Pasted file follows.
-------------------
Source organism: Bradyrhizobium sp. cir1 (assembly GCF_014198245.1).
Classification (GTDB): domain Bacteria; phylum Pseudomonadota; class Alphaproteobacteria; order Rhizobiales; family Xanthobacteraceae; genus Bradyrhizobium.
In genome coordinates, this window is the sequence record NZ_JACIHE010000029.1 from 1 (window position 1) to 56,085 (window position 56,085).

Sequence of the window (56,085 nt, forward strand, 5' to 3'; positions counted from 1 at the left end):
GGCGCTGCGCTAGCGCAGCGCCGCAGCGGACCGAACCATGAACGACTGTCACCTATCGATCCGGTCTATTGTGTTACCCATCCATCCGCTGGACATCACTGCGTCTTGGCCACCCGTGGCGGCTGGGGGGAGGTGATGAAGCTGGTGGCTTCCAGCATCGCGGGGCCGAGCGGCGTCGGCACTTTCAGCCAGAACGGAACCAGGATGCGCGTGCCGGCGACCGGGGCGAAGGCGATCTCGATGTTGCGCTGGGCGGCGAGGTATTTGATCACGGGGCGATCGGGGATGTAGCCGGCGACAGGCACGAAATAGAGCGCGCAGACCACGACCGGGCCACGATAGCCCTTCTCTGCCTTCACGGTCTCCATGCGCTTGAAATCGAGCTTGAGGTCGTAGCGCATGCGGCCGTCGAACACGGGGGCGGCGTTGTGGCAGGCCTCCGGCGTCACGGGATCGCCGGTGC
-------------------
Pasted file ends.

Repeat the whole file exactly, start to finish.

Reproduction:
Source organism: Bradyrhizobium sp. cir1 (assembly GCF_014198245.1).
Classification (GTDB): domain Bacteria; phylum Pseudomonadota; class Alphaproteobacteria; order Rhizobiales; family Xanthobacteraceae; genus Bradyrhizobium.
In genome coordinates, this window is the sequence record NZ_JACIHE010000029.1 from 1 (window position 1) to 56,085 (window position 56,085).

Sequence of the window (56,085 nt, forward strand, 5' to 3'; positions counted from 1 at the left end):
GGCGCTGCGCTAGCGCAGCGCCGCAGCGGACCGAACCATGAACGACTGTCACCTATCGATCCGGTCTATTGTGTTACCCATCCATCCGCTGGACATCACTGCGTCTTGGCCACCCGTGGCGGCTGGGGGGAGGTGATGAAGCTGGTGGCTTCCAGCATCGCGGGGCCGAGCGGCGTCGGCACTTTCAGCCAGAACGGAACCAGGATGCGCGTGCCGGCGACCGGGGCGAAGGCGATCTCGATGTTGCGCTGGGCGGCGAGGTATTTGATCACGGGGCGATCGGGGATGTAGCCGGCGACAGGCACGAAATAGAGCGCGCAGACCACGACCGGGCCACGATAGCCCTTCTCTGCCTTCACGGTCTCCATGCGCTTGAAATCGAGCTTGAGGTCGTAGCGCATGCGGCCGTCGAACACGGGGGCGGCGTTGTGGCAGGCCTCCGGCGTCACGGGATCGCCGGTGC